Dr. Jörg Steiner, a University Distinguished Professor within the Texas A&M College of Veterinary Medicine & Biomedical Sciences’ (CVMBS) Department of Small Animal Clinical Sciences (VSCS), is one of six Texas A&M University faculty members to be named a 2021 Regents Professor.
The designation, the highest honor bestowed by the Texas A&M System on faculty members, recognizes those whose distinguished performance in teaching, research, and service is considered commendable for their impact on their institution or agency, as well as on the community, the state, and/or at the national and international levels.
“Texas A&M University and their entire leadership have supported our work at the Gastrointestinal Laboratory (GI Lab) for over 20 years and it is such a great honor to be recognized as a Regents Professor by the Texas A&M System,” Steiner said. “To be included in such a distinguished group of faculty members is truly humbling and serves as an inspiration to continue the work we do.”
A small animal and comparative gastroenterologist, Steiner came to Texas A&M in 1997 as a graduate research assistant. After earning his Ph.D. from the CVMBS in veterinary pathobiology in 2000, he joined the faculty as a clinical assistant professor and co-director of the Gastrointestinal Laboratory. In 2005, he was named director of the GI Lab.
He attained the rank of full professor in 2011 and in 2019 was named a Texas A&M University Distinguished Professor. He also holds the Dr. Mark Morris Chair in Small Animal Gastroenterology and Nutrition within VSCS.
“In his 24 years at Texas A&M University, Dr. Steiner has distinguished himself as a prolific researcher and an outstanding educator whose impact extends well beyond veterinary medicine; the development of diagnostic tools and research being conducted every day in his GI Lab have made him one of the most recognized and respected veterinary clinician-scientists in the world,” said Dr. John August, CVMBS dean. “This honor is very well-deserved and reflects the pride we feel in Dr. Steiner.”
Steiner’s scientific contributions and his laboratory impacts the health of hundreds of thousands of animals, their families, and referring veterinarians per year, through testing and professional consulting.
Among his most notable accomplishments was the development of the pancreatic lipase immunoreactivity (PLI) test, a highly sensitive and specific tool used for the diagnosis of pancreatitis in both dogs and cats, for which he was awarded a worldwide patent in 2005; in the commercialization process, Steiner and IDEXX created the first patient-side test for PLI in cats and dogs, and today, millions of PLI tests are performed through IDEXX.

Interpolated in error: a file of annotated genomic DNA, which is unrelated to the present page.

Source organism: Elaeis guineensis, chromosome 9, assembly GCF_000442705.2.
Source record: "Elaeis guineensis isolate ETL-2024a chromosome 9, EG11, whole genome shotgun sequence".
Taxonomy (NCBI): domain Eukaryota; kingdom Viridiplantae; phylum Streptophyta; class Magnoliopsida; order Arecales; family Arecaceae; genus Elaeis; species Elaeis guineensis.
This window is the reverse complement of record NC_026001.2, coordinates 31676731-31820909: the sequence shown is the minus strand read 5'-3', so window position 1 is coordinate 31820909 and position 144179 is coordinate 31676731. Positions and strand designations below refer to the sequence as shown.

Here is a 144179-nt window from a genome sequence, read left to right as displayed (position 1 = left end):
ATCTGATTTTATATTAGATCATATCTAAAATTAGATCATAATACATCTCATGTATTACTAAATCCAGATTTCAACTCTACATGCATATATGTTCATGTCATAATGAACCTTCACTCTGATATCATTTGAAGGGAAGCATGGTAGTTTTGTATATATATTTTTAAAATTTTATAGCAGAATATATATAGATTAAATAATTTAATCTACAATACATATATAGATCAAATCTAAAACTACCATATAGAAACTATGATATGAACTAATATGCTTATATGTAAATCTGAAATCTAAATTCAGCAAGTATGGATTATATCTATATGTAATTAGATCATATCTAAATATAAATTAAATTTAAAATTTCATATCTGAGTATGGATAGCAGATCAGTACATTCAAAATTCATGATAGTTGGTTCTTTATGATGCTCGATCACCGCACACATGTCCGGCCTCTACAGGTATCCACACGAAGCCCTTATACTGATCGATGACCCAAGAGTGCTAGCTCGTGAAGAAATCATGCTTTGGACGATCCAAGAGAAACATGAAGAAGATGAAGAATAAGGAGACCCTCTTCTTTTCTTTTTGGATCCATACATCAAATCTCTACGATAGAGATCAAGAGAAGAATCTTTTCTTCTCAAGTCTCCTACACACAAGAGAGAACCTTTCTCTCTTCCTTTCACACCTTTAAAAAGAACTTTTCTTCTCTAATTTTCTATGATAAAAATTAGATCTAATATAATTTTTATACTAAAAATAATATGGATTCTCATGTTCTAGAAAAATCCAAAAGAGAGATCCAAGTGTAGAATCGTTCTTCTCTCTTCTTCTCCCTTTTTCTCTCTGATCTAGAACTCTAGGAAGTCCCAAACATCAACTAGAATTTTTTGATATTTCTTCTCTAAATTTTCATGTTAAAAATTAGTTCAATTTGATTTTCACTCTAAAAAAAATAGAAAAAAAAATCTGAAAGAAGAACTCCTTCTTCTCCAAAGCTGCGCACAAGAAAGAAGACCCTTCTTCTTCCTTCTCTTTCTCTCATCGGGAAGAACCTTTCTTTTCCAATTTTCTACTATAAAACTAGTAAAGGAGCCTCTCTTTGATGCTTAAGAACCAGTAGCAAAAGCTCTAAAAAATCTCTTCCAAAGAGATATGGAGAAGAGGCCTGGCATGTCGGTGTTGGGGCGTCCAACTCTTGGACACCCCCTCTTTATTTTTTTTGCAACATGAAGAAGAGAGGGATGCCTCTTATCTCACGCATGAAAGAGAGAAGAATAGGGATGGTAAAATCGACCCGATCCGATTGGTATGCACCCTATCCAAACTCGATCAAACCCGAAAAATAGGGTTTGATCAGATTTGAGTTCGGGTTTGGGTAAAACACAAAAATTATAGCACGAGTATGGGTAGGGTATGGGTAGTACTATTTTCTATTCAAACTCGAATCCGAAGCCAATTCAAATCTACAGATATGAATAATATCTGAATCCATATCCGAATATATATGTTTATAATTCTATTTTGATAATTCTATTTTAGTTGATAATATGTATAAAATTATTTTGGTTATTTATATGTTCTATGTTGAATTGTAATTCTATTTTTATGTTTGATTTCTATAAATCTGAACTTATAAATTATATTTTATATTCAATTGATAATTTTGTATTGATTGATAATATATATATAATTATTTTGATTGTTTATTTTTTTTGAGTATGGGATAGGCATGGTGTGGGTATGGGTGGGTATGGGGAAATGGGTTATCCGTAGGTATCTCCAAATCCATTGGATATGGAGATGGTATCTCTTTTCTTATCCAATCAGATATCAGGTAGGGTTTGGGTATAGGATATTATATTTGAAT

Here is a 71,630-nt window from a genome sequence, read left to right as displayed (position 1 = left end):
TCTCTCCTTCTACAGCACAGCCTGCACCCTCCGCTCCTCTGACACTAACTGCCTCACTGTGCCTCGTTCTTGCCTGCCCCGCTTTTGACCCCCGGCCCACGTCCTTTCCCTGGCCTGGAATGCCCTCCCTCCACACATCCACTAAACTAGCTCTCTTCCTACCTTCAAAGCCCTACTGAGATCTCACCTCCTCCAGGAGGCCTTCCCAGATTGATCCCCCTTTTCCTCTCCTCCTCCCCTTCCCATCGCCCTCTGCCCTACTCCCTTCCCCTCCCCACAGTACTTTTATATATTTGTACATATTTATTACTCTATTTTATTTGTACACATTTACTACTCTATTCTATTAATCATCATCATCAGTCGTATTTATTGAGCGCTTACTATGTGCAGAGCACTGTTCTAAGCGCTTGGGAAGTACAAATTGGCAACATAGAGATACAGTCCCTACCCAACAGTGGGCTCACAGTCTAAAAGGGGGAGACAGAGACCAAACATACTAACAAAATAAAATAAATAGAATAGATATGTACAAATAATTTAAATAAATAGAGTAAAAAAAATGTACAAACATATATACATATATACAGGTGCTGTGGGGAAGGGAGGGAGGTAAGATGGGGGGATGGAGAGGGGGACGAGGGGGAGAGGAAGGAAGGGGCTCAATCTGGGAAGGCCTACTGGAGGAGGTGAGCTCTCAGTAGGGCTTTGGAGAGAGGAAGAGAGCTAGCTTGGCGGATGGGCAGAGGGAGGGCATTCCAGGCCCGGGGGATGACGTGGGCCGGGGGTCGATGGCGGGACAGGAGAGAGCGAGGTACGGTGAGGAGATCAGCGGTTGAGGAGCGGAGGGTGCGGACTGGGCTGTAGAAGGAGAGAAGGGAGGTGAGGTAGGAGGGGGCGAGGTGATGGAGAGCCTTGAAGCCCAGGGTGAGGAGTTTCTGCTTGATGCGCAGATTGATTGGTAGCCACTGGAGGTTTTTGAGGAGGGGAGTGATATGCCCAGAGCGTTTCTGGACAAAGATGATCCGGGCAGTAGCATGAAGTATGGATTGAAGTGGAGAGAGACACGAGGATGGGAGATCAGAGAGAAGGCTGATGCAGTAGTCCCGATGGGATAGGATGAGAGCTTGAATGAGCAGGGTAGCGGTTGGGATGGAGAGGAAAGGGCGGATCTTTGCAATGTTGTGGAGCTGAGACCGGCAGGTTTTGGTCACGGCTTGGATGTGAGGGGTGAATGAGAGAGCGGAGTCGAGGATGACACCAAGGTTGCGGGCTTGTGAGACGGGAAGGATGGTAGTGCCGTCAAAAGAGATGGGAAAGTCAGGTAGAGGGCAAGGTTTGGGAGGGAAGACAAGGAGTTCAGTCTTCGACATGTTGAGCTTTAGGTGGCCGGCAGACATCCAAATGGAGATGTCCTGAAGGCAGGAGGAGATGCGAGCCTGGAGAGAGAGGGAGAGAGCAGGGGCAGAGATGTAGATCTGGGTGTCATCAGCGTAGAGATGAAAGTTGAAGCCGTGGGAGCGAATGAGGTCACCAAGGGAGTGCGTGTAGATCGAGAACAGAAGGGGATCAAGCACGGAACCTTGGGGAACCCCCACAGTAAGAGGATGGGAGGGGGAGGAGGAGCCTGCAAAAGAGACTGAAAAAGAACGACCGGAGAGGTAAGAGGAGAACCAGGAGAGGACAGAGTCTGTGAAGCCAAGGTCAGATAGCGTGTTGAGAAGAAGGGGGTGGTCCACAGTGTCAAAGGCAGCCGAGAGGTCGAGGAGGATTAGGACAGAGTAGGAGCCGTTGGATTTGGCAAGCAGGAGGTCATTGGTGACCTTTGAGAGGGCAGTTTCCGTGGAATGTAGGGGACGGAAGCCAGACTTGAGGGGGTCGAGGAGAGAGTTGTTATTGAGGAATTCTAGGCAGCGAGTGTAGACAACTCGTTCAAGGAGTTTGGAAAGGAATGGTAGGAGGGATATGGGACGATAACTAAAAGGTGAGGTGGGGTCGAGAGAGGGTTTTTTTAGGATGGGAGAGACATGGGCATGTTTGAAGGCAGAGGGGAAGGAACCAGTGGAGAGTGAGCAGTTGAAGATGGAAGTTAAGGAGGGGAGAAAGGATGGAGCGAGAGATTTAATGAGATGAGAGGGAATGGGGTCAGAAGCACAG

“Pancreatitis is an exceedingly common GI disease in dogs that, prior to Dr. Steiner’s discovery, was challenging to diagnose and, therefore, not possible to reliably treat or study,” said Dr. Jonathan M. Levine, VSCS department head, professor, and Helen McWhorter Chair. “Today, nearly every veterinary clinic in the world can offer this test to any client who brings in a pet and this revolutionized our industry and also paved the way for additional research and even treatment of pancreatitis.”
Steiner also developed the feline TLI test, which is now the recognized gold-standard for the diagnosis of feline exocrine pancreatic insufficiency world-wide, as well as several other diagnostic tests to assess gastrointestinal function.
In addition, he has helped to define the GI microbiome in the health and disease of many domestic species, which has led to changes in the way intestinal dysbiosis is diagnosed, and he leads in the annual diagnosis of almost 100,000 animals through GI Lab testing and professional consulting.
“Dr. Steiner is an internationally recognized veterinary clinician-scientist, who has revolutionized the field of gastrointestinal (GI) medicine through the development of key diagnostic tests and the performance of clinical trials,” Levine said. “The GI Lab he built and directs—which comprises a team of 50 faculty members, graduate students, postdocs, and staff—contributes to science, provides service to thousands of veterinarians throughout the world, and generates over $9 million in outside funds every year.
“In addition to his scientific and service-related contributions, Dr. Steiner is an outstanding educator,” Levine continued. “He is responsible for training residents in internal medicine (approximately 25 in his academic career), most of whom have gone on to contribute deeply to our profession.”
Steiner has also served the profession outside of the CVMBS.
He currently serves on the executive committee of the University Distinguished Professors and the advisory board of the Hagler Institute. He previously served on the board of the Comparative Gastroenterology Society for 13 years, first as secretary and treasurer and then as president.
He is also completing a term as president of the Small Animal Internal Medicine speciality within the College of Veterinary Internal Medicine (ACVIM) and has just been elected to serve as ACVIM president-elect, starting in January 2022, a commitment that will see him serve as president and chair of the board over the next four years.
Regents Professors function as role models within the Texas A&M University System and, at the request of their chief executive officer or the chancellor, may also serve in ceremonial and professional capacities during System-wide activities.
Steiner will carry the title for the duration of his employment within the A&M System; he will be recognized during a special ceremony held in conjunction with an upcoming Board of Regents.
Contact Information: Jennifer Gauntt, Director of VMBS Communications, Texas A&M School of Veterinary Medicine & Biomedical Sciences; firstname.lastname@example.org; 979-862-4216